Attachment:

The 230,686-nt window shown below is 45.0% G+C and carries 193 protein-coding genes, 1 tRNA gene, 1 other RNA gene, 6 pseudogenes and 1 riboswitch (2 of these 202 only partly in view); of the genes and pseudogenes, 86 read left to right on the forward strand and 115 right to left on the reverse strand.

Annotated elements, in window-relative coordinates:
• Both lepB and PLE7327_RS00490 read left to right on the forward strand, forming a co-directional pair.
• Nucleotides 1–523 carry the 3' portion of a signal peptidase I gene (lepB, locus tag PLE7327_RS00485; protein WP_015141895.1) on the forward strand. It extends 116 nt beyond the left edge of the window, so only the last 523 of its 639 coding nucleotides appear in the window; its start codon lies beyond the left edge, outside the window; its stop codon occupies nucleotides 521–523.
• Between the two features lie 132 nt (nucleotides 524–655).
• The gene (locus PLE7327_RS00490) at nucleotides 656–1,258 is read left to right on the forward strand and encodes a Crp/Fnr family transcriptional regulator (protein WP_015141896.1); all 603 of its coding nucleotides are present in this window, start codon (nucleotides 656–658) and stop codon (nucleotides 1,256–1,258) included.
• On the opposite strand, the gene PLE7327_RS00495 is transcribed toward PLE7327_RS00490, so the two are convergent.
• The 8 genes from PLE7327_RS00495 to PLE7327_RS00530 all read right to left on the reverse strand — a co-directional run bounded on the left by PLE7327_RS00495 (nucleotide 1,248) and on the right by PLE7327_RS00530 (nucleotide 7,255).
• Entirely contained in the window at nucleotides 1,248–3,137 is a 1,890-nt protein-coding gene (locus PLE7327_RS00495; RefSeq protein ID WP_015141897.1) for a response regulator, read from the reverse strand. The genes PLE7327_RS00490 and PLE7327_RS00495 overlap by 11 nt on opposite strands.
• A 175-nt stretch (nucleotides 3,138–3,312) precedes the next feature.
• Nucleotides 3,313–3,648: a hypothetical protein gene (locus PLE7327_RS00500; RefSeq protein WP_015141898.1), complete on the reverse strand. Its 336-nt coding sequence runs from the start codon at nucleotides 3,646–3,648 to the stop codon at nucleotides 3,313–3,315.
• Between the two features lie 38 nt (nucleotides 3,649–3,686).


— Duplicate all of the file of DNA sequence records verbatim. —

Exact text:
The 230,686-nt window shown below is 45.0% G+C and carries 193 protein-coding genes, 1 tRNA gene, 1 other RNA gene, 6 pseudogenes and 1 riboswitch (2 of these 202 only partly in view); of the genes and pseudogenes, 86 read left to right on the forward strand and 115 right to left on the reverse strand.

Annotated elements, in window-relative coordinates:
• Both lepB and PLE7327_RS00490 read left to right on the forward strand, forming a co-directional pair.
• Nucleotides 1–523 carry the 3' portion of a signal peptidase I gene (lepB, locus tag PLE7327_RS00485; protein WP_015141895.1) on the forward strand. It extends 116 nt beyond the left edge of the window, so only the last 523 of its 639 coding nucleotides appear in the window; its start codon lies beyond the left edge, outside the window; its stop codon occupies nucleotides 521–523.
• Between the two features lie 132 nt (nucleotides 524–655).
• The gene (locus PLE7327_RS00490) at nucleotides 656–1,258 is read left to right on the forward strand and encodes a Crp/Fnr family transcriptional regulator (protein WP_015141896.1); all 603 of its coding nucleotides are present in this window, start codon (nucleotides 656–658) and stop codon (nucleotides 1,256–1,258) included.
• On the opposite strand, the gene PLE7327_RS00495 is transcribed toward PLE7327_RS00490, so the two are convergent.
• The 8 genes from PLE7327_RS00495 to PLE7327_RS00530 all read right to left on the reverse strand — a co-directional run bounded on the left by PLE7327_RS00495 (nucleotide 1,248) and on the right by PLE7327_RS00530 (nucleotide 7,255).
• Entirely contained in the window at nucleotides 1,248–3,137 is a 1,890-nt protein-coding gene (locus PLE7327_RS00495; RefSeq protein ID WP_015141897.1) for a response regulator, read from the reverse strand. The genes PLE7327_RS00490 and PLE7327_RS00495 overlap by 11 nt on opposite strands.
• A 175-nt stretch (nucleotides 3,138–3,312) precedes the next feature.
• Nucleotides 3,313–3,648: a hypothetical protein gene (locus PLE7327_RS00500; RefSeq protein WP_015141898.1), complete on the reverse strand. Its 336-nt coding sequence runs from the start codon at nucleotides 3,646–3,648 to the stop codon at nucleotides 3,313–3,315.
• Between the two features lie 38 nt (nucleotides 3,649–3,686).